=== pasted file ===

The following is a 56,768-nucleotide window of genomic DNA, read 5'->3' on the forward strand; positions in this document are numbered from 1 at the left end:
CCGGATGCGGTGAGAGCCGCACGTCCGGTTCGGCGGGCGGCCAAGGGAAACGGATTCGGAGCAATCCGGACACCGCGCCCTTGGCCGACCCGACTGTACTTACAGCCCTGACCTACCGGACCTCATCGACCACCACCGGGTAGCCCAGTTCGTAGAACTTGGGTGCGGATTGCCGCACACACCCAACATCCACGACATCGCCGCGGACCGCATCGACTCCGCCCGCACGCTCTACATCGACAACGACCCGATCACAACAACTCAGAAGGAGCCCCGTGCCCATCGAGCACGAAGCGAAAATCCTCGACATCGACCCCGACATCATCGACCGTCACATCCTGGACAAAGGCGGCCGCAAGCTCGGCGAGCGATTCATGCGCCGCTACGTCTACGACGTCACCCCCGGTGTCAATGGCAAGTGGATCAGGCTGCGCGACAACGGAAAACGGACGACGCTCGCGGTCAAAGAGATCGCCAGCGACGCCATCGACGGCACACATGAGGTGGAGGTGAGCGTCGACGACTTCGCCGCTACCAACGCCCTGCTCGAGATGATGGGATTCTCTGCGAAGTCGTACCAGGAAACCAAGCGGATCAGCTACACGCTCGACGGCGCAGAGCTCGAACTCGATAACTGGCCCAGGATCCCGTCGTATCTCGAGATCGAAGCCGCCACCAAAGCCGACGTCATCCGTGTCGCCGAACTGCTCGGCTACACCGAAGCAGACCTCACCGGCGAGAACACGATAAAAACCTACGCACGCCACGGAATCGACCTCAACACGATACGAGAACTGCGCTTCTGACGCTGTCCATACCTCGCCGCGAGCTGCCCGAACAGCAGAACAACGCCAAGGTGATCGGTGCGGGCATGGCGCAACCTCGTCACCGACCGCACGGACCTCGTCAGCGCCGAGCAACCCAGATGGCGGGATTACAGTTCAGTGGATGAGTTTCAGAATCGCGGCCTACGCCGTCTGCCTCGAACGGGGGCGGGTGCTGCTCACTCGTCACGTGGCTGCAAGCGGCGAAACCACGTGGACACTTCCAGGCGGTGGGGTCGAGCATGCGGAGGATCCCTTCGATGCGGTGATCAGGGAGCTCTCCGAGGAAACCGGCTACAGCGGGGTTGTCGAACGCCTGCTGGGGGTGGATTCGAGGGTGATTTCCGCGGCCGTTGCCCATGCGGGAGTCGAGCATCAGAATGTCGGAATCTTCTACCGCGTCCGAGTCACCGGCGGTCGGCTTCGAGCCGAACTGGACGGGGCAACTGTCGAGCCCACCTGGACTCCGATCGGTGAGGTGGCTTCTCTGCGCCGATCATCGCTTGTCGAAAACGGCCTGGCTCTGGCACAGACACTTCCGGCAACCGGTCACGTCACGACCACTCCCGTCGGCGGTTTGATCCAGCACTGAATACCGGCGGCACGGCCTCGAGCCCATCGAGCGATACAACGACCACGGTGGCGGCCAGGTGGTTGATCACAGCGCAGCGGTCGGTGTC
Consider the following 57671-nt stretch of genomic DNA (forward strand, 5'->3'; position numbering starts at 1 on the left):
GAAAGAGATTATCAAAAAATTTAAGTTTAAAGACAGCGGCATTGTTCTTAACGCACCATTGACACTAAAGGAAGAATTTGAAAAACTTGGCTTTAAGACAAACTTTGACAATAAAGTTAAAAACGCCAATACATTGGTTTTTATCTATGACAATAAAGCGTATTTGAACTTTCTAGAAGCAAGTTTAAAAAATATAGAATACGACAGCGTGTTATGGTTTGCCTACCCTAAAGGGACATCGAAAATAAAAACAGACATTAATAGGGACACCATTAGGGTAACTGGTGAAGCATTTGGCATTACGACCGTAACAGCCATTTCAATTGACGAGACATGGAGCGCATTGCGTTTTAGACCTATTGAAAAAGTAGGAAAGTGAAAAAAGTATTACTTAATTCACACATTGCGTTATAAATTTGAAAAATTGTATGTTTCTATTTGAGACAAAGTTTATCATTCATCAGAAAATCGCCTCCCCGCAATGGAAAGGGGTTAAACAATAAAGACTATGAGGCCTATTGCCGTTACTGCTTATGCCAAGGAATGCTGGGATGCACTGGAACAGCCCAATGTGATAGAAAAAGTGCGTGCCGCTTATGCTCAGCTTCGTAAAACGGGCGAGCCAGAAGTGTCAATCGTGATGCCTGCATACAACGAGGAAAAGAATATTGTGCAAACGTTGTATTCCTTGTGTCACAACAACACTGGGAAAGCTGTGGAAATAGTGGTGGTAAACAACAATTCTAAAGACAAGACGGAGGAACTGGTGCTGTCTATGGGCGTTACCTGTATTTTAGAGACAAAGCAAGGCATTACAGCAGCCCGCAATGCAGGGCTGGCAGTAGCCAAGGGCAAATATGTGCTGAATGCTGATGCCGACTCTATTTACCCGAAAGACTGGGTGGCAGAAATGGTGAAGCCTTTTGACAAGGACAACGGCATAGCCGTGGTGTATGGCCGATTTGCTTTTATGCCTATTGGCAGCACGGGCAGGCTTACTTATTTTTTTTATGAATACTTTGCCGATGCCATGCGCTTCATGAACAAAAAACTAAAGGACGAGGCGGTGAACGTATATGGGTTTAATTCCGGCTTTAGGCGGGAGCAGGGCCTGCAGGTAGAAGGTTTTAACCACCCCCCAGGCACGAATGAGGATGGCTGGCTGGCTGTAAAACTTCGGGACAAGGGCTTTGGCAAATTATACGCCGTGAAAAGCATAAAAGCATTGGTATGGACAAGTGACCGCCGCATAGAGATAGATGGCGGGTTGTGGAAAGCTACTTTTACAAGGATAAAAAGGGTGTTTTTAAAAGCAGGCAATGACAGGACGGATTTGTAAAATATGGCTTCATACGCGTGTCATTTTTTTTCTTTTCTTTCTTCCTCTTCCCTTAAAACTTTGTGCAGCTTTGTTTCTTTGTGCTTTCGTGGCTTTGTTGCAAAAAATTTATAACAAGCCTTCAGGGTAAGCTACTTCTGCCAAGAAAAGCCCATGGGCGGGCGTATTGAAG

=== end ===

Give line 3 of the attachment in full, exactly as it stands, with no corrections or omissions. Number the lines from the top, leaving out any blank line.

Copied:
Consider the following 57671-nt stretch of genomic DNA (forward strand, 5'->3'; position numbering starts at 1 on the left):